Myth and Universal Longing

My introduction (years ago) to the idea of true myth came from reading C.S. Lewis, and then Chesterton.  Dwight Longenecker wrote about that recently.  From his article:

“Myths (whether they are about ancient superheroes or comic-book superheroes) are not simply fanciful stories that are untrue; they are simple, fanciful stories that are very true. They are true even though they are not factual.   A myth reveals truth through a fanciful tale. It does not do so like a fable, where a moral is tacked to the end of a fanciful story; nor does it do so like an allegory, where the characters represent certain truths. Instead, in a myth the truth is dressed up and acted out as in a drama. In a myth, truth and love and beauty put on masks and wear costumes and engage with lies and error and death and destruction. This is why superheroes do the same, because they are acting in a mythic manner….The themes of the overworld and underworld, the need for redemption and sacrifice, the story of the lost child, the hero’s quest, the virgin mother, the dying redeemer, the rising god—all these are woven not just into the imagination of human beings but into their perception of everything in the world around them. The myths were linked with their own sufferings and fears and joys and sorrows, and also into the very fabric of the universe they perceived….The poems and parables and myths and stories all gave flesh to the deeper and more mysterious meanings that were otherwise difficult to unlock, and as the meaning was incarnated in the art, it hinted at a far deeper and more disturbing possibility that the meaning could one day be incarnated not only in art but in reality. ”

A fairy tale I like is the story of Hansel and Gretel (art by Jesse Wilcox-Smith).

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Also from the article:

“Critics of the Christian religion will say that the whole thing is nothing but an amalgamation of pre-Christian myths. The dying and rising god, the hero-god born of a virgin, the gods become incarnate in human form—it was all there before Christian theologians thought it up. They say that Christians purloined the lot. ‘In fact,’ say the rationalist critics of Christianity, ‘their founder was just another ragtag preacher from a backwoods province of the Roman Empire.  The idealistic nincompoop got caught up in some unfortunate political intrigue and was crucified for his mistake. Then the clever fellow Paul came along and began to make a god out of him, and his followers took the ball and ran with it. All sorts of myths, legends, mysterious rituals, and rites were swirling around the Roman empire, and the early Christians took a bit of that myth, a smidgen of this ritual, a pinch of that legend, a dash of this mystery religion, and mixed it all together with some ancient mumbo jumbo, a few miracle stories, and an atmosphere of mythic romance, and—hey, presto!—they came up with Christianity.’  This fabricated story is then used to debunk Christianity as a fabricated story.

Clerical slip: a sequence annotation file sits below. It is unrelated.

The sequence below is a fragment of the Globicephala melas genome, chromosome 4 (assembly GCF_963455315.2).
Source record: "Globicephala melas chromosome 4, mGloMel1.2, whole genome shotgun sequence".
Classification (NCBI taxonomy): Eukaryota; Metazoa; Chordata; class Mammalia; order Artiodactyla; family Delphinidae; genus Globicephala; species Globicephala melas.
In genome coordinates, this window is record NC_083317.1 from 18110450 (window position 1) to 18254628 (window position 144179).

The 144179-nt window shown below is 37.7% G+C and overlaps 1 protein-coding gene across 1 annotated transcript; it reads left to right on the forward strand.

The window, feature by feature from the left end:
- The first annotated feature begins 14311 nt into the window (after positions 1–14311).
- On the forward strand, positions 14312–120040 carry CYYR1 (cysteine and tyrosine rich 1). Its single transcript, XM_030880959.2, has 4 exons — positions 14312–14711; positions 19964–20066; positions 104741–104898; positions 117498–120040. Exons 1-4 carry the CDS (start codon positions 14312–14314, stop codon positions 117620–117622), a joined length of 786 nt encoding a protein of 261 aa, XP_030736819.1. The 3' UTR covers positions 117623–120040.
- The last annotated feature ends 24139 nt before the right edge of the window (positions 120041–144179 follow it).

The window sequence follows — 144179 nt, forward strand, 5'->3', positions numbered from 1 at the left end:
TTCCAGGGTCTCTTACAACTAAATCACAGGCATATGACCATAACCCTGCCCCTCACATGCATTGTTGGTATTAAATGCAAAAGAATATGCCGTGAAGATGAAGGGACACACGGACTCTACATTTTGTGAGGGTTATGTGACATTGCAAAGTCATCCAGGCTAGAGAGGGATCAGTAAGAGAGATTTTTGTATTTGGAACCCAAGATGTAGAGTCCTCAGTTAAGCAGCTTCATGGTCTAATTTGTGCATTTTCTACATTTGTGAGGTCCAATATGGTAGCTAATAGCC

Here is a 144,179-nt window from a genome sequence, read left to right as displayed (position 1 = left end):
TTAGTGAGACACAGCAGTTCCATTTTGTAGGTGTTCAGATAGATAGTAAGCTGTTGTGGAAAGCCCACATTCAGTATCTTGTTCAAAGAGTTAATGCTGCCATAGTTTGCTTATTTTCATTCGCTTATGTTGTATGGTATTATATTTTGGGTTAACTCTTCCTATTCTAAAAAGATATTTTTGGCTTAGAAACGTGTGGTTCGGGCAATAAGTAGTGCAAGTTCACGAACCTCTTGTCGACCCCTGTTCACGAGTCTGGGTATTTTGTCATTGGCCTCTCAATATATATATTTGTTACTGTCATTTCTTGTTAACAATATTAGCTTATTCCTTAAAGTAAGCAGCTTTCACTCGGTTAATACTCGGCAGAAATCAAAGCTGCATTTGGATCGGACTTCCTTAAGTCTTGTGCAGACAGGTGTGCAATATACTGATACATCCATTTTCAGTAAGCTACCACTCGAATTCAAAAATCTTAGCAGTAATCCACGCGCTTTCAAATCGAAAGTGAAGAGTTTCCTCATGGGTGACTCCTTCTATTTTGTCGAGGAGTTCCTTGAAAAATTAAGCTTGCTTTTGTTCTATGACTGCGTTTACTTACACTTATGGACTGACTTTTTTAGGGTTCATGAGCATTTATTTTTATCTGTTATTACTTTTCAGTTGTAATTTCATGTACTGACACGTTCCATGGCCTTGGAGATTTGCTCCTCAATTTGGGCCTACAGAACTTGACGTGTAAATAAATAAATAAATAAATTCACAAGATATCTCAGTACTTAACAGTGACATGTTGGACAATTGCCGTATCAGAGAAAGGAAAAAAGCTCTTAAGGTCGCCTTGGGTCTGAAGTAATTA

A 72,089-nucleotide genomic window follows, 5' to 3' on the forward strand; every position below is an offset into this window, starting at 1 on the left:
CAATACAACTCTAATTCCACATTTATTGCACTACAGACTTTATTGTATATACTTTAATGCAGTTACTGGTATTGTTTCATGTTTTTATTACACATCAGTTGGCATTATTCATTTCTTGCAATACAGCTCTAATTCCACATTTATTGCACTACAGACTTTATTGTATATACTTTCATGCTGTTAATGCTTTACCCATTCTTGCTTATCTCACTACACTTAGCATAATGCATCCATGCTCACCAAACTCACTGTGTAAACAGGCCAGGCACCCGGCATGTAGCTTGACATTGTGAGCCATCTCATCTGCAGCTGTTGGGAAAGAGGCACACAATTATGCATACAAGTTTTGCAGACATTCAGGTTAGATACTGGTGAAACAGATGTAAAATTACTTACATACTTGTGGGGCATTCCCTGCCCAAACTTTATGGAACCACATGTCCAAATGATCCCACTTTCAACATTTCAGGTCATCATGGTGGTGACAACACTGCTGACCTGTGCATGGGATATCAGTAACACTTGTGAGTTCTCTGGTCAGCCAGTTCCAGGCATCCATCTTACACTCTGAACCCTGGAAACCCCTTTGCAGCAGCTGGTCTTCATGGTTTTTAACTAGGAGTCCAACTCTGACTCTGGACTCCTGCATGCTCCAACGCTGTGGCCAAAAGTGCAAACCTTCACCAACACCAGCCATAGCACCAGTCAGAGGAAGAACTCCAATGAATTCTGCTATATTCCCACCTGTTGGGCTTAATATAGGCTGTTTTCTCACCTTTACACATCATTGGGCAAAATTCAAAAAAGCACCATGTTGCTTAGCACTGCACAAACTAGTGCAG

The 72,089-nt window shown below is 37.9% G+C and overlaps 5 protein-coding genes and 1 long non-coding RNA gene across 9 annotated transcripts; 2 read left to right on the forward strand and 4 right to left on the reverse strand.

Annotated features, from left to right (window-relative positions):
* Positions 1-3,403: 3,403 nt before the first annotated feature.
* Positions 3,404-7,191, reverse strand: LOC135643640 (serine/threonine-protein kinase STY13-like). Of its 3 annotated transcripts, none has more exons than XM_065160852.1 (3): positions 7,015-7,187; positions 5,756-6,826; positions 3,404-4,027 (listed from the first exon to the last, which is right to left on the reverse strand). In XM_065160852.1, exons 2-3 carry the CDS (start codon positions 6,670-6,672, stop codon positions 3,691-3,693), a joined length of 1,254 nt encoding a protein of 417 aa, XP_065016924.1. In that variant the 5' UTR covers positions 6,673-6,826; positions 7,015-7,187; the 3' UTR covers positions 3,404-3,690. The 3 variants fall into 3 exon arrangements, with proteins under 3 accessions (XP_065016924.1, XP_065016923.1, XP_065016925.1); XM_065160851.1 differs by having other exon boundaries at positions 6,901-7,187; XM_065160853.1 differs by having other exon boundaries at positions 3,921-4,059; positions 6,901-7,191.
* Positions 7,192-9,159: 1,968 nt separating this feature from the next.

There are several problems with their theory. First of all, congruence of time does not demand causation or even influence. In other words, just because two things occur at the same point in history does not necessarily mean that one caused the other or even influenced the other—even if it seems so.
…Instead of invalidating the authenticity of Christianity, the connections validate it. The connections between paganism and Christianity do not show that Christians copied pagans, but that Christianity is part of a much larger, universal human religious context.  If this is the case, then something else is going on in the rituals, mysteries, and myths of humanity, both in the ancient and modern worlds. If the same symbols and stories arise time and again throughout human culture, then we ought to conclude that these stories and symbols lie deep within the universal consciousness of humanity. If this is so, we are onto something truly remarkable. There seems to be a kind of symbolic religious literary code written into human experience. The matrix of meaning runs deep.”

Here is another article about true myths, this one related to the thoughts of  C.S. Lewis, Tolkien, and Chesterton.

 

 

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